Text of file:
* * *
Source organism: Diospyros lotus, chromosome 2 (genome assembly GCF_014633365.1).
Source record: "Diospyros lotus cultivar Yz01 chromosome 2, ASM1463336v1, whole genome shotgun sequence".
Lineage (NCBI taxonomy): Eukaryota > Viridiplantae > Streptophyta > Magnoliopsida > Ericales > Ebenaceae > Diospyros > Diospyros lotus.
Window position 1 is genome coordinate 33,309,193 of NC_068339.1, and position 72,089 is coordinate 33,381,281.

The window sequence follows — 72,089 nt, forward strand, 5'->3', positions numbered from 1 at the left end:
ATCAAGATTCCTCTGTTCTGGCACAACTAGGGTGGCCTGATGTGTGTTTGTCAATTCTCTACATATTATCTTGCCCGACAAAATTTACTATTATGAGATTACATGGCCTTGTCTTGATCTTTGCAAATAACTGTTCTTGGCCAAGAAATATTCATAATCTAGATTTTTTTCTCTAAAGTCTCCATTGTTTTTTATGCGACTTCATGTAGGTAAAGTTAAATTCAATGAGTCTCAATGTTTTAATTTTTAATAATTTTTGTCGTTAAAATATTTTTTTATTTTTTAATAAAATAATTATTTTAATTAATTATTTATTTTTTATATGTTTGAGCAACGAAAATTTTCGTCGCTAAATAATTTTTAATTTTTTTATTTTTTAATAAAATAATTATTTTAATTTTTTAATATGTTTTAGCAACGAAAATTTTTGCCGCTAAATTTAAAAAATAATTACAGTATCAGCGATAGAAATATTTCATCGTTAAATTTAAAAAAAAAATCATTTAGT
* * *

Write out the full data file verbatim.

Source organism: Diospyros lotus, chromosome 2 (genome assembly GCF_014633365.1).
Source record: "Diospyros lotus cultivar Yz01 chromosome 2, ASM1463336v1, whole genome shotgun sequence".
Lineage (NCBI taxonomy): Eukaryota > Viridiplantae > Streptophyta > Magnoliopsida > Ericales > Ebenaceae > Diospyros > Diospyros lotus.
Window position 1 is genome coordinate 33,309,193 of NC_068339.1, and position 72,089 is coordinate 33,381,281.

The window sequence follows — 72,089 nt, forward strand, 5'->3', positions numbered from 1 at the left end:
ATCAAGATTCCTCTGTTCTGGCACAACTAGGGTGGCCTGATGTGTGTTTGTCAATTCTCTACATATTATCTTGCCCGACAAAATTTACTATTATGAGATTACATGGCCTTGTCTTGATCTTTGCAAATAACTGTTCTTGGCCAAGAAATATTCATAATCTAGATTTTTTTCTCTAAAGTCTCCATTGTTTTTTATGCGACTTCATGTAGGTAAAGTTAAATTCAATGAGTCTCAATGTTTTAATTTTTAATAATTTTTGTCGTTAAAATATTTTTTTATTTTTTAATAAAATAATTATTTTAATTAATTATTTATTTTTTATATGTTTGAGCAACGAAAATTTTCGTCGCTAAATAATTTTTAATTTTTTTATTTTTTAATAAAATAATTATTTTAATTTTTTAATATGTTTTAGCAACGAAAATTTTTGCCGCTAAATTTAAAAAATAATTACAGTATCAGCGATAGAAATATTTCATCGTTAAATTTAAAAAAAAAATCATTTAGT